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Hannah-Beth Jackson

Paul Wellman (file)

Hannah-Beth Jackson


HBJ’s Historic Gender Equality Bill Signed

But Faces Uncertain Future


When he signs a bill, Jerry Brown often writes a characteristically thoughtful, if unconventional, statement to explain his thinking.

The one he just crafted for a landmark change to the state’s corporation law, authored by Santa Barbara State Senator Hannah-Beth Jackson, is a masterpiece of miniaturized, whipsaw political commentary.

In enacting the law, which requires publicly traded California corporations to have women directors on their boards, the governor on Sunday issued a 153-word signing message that (a) broadly hinted that Jackson’s bill may prove unconstitutional while (b) flipping the bird at every white male Republican guardian of the patriarchy in Washington.

In one fell swoop, Brown not only displayed his well-honed, Jesuit attorney’s chops for the legal niceties of public policy but also demonstrated his unerring instinct for the political zeitgeist:

“There have been numerous objections to this bill and serious legal concerns have been raised. I don’t minimize the potential flaws that indeed may prove fatal to its ultimate implementation,” he wrote. “Nevertheless recent events in Washington, D.C. ​— ​and beyond ​— ​make it crystal clear that many are not getting the message.”

Leaving not a shred of doubt that he signed Jackson’s bill in solidarity with the #MeToo movement opposition to the Brett Kavanaugh Supreme Court nomination, Brown appended a notation: “CC: United States Senate Committee on the Judiciary.”

HBJ REJOICES: The next morning, Hannah-Beth laughed about Jerry’s philosophizing when she checked in from O’Hare en route back home after a visit with the grandkids in Chicago (“What they care about is ‘Nana, ice cream,’” she noted of the grand-spawns’ seeming indifference to her legislative triumph).

She turned serious, however, in discussing the consequential importance of what is known formally as Senate Bill 826 (“Another glass ceiling is shattered ​— ​this is a giant step for women, businesses, and our economy”), and in forecasting its survival of legal challenge (“The way government contains amoral business practices is by creating regulations”).

As Jackson’s bill received widespread national media coverage, many reports by prominent news organizations quoted expert legal opinion that it runs afoul of constitutional and/or civil rights prohibitions.

SB 826 requires that, by the end of next year, companies headquartered in California have at least one woman on their boards, and two or three, depending on a board’s size, two years later. With companies failing to comply subject to fines up to $300,000, the L.A. Times reported that nearly 400 companies in California might be covered by the act because they have no women directors.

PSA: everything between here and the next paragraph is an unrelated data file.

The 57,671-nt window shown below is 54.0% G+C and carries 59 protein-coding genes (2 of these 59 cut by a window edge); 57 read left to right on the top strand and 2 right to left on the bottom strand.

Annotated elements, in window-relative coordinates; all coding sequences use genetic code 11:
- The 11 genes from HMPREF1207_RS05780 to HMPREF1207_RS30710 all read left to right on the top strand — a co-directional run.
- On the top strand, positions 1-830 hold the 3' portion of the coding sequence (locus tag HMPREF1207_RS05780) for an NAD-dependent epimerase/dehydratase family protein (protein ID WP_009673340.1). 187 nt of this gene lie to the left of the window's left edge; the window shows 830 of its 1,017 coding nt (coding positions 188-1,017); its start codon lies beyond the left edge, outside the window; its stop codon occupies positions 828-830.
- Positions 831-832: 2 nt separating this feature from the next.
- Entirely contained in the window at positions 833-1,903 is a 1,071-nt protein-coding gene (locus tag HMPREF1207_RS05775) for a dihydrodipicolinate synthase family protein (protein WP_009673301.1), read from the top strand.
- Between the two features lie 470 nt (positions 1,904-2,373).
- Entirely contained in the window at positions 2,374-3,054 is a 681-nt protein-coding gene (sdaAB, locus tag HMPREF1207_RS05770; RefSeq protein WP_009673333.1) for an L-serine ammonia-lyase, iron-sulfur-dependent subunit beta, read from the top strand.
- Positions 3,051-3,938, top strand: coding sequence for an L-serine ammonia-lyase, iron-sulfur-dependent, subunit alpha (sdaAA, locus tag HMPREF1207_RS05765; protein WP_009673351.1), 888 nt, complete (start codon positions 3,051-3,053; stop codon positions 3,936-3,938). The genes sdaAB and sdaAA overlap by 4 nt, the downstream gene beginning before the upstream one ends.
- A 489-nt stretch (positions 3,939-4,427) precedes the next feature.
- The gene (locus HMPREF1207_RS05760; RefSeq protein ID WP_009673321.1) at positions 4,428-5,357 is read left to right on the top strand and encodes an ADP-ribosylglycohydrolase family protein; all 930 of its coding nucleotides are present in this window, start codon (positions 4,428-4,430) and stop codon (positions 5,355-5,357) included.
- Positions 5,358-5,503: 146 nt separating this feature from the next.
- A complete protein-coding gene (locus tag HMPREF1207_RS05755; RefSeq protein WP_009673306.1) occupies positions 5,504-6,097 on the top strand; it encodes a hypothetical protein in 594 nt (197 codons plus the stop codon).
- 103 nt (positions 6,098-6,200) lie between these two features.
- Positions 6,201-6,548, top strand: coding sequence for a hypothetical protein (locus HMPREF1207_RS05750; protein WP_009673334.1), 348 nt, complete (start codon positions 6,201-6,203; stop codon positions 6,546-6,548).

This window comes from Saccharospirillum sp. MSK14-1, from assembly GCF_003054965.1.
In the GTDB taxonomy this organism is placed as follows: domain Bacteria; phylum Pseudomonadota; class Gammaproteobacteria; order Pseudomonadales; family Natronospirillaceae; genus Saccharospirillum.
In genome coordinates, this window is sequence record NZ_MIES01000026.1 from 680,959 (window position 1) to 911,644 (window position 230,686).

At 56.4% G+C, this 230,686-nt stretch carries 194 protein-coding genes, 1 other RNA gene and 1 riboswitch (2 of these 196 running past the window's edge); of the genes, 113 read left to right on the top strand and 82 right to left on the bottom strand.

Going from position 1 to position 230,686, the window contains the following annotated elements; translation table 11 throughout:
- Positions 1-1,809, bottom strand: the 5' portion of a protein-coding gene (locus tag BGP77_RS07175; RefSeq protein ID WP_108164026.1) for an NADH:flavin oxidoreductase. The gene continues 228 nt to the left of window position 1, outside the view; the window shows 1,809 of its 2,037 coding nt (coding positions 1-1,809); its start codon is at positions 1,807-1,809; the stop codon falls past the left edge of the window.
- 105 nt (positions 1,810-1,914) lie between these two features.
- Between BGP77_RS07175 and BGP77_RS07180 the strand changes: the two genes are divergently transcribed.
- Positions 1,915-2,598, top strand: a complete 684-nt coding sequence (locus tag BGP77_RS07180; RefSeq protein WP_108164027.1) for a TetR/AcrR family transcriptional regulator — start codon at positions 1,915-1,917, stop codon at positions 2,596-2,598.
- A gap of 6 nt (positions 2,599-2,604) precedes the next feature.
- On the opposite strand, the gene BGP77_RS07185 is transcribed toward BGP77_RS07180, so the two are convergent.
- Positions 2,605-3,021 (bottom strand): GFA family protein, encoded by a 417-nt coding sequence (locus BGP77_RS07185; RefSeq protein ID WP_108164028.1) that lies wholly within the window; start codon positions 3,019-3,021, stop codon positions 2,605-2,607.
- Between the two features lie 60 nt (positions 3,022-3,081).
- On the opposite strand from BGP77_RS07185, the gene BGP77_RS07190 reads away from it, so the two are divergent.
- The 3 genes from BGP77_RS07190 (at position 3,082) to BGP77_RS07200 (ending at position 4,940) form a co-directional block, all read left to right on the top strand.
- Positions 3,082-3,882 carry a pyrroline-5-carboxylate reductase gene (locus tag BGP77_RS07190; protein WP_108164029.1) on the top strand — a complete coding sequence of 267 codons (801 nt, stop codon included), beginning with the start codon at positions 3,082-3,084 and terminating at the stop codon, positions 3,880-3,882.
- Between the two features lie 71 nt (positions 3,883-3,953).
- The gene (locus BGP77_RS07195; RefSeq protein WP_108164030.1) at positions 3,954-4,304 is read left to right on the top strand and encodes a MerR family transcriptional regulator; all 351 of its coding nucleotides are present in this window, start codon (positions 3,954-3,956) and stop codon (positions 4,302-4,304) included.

In Sacramento, the Chamber of Commerce fiercely opposed passage, saying it would impose illegal “quotas” violating the state’s civil rights laws, as well as the “internal affairs doctrine” for publicly held corporations, arguments echoed in day-after coverage.

The New York Times, for example, quoted Loyola Law School professor Jessica Levinson, who characterized the law as “blatant gender preference.” She predicted that the courts would overturn the measure because less onerous methods exist to address an acknowledged dearth of female corporate directors, such as “incentives, tax breaks or preferential government treatment if you reach certain diversity thresholds.”

Jackson shrugged off such criticism, urging companies to focus on making the first-in-the-nation law work rather than trying to strike it down: “So many corporations are living in the 1950s,” she said. “The life experience of women needs to come to the table.”

JERRY’S MIC DROP: After four terms as governor, Brown signed SB 826 on the last day of his last legislative session deadline for wading through hundreds of bills. Abetted in the task by Anne Gust, his wife and a former high-powered corporate attorney, Brown overcame his stated legal doubts, seemingly swayed by principled feminist argument.

“Corporations have been considered persons” at least since a famed 1886 federal court ruling ​— ​decades before women were allowed to vote, he noted at the end of his message.

“Given all the special privileges that corporations have enjoyed for so long,” he wrote, “it’s high time corporate boards include the people who constitute more than half the ‘persons’ in America.”

CC: Judiciary Committee.

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